Crowe outlined that he organised a meeting between the Board of Directors at Clare Bus and senior NTA officials three weeks. “The focus of this meeting was to discuss a combination of non-payments and under-payments on the part of the NTA that has left a major hole in the finances of Clare Bus. No significant progress has been made regarding the funding shortfall since that meeting and now Clare Bus are unwilling to commit to a new contract with the NTA unless they are paid monies owed to them. Clare Bus have been totally blackguarded by the NTA”.

Clare Leader Forum has expressed their distress with the antics of the NTA and said they are devastated. PRO, Ann Marie Flanagan was adamant, “No decision as serious as this should have been made in the current climate of uncertainty. We are all dealing with an anxious time and vulnerable Irish citizens, particularly those who are older or who live with a disability do not need the added stress that this latest announcement will cause”.

She highlighted that Clare Accessible Transport had been viewed “as the gold standard in rural transport” as it provided a door to door service. “The reality is that this cannot be easily replicated and we fear it will not be replaced. What happens to all the people who are now isolated in their own homes? COVID-19 has shown us all what isolation feels like imagine living like that everyday of your life simply because you cannot get the services you require”.

Local Link confirmed a new operator would run public transport services in Clare with “no interruption or disruption in services arising from this change”. They continued, “This change has come about as a result of the fact that previous operator Clare Bus did not sign contracts that were offered to them arising from a competitive tender at the end of last year, when the company was the successful tenderer for 12 routes in the county.

“The fact that they did not sign the contracts by the deadline set by the Authority meant that for the sake of customers across the county, National Transport Authority and Local Link Limerick/Clare were left with no option but to put alternative measures in place.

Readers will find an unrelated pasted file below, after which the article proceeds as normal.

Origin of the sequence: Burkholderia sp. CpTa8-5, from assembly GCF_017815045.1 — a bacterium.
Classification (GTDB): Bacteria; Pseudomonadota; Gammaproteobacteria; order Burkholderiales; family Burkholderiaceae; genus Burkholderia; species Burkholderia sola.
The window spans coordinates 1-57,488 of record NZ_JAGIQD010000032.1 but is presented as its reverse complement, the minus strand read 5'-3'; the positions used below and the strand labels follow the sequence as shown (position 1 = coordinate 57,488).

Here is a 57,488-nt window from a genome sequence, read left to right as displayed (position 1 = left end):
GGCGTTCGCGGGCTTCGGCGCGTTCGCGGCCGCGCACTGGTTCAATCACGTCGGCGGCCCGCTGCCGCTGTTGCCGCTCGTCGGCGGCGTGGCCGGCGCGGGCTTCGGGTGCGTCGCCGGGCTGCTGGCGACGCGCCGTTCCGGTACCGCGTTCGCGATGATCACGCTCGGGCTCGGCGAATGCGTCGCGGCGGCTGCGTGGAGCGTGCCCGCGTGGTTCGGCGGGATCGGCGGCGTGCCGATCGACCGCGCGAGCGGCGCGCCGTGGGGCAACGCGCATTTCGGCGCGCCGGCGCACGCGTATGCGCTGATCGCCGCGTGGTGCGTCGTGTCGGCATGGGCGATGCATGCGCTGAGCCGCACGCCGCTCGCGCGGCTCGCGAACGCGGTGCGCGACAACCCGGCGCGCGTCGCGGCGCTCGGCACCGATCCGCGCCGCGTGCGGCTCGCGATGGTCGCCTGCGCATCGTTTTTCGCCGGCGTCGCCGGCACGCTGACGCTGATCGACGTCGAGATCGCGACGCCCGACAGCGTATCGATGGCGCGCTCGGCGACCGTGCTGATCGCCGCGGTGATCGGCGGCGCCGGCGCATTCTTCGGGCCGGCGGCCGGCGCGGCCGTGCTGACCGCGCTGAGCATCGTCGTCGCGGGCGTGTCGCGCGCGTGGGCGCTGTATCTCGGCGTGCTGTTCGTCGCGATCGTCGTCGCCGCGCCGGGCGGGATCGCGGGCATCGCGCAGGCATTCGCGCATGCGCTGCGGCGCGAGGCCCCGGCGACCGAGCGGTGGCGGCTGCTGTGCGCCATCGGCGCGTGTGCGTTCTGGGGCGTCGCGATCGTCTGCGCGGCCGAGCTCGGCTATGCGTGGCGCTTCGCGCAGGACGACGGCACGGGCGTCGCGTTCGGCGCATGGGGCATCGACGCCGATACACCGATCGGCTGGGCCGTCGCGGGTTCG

“Under those measures, three of the routes that were to have been operated by Clare Bus have been awarded to tenderers who placed second in last year’s procurement process. Those contracts will be awarded for one year, in line with the provisions of that procurement process. The other nine routes will be run on an interim basis by a Clare-based operator, who is qualified to provide these services. Those contracts have been awarded by NTA under the relevant legislative powers, and are of three-month duration.

A new public competition for the operation of those nine routes will get under way very shortly. All vehicles contracted for the delivery of rural transport services are wheelchair accessible,” a spokesperson for Local Link concluded.

Páraic McMahon is Head of News & Sport with The Clare Echo. The Newmarket-on-Fergus native also writes for national papers including The Irish Examiner, The Irish Independent and The Irish Times along with doing work for RTÉ, Today FM, TheJournal.ie and The42.ie. A graduate of Mary Immaculate College, Páraic was previously employed by The Clare Herald and Clare FM. If you have a story, tip or some feedback for him then send an email to - paraic@clareecho.ie

Leave a Reply

Your email address will not be published.

*

Latest from Home

0 £0.00
Go to Top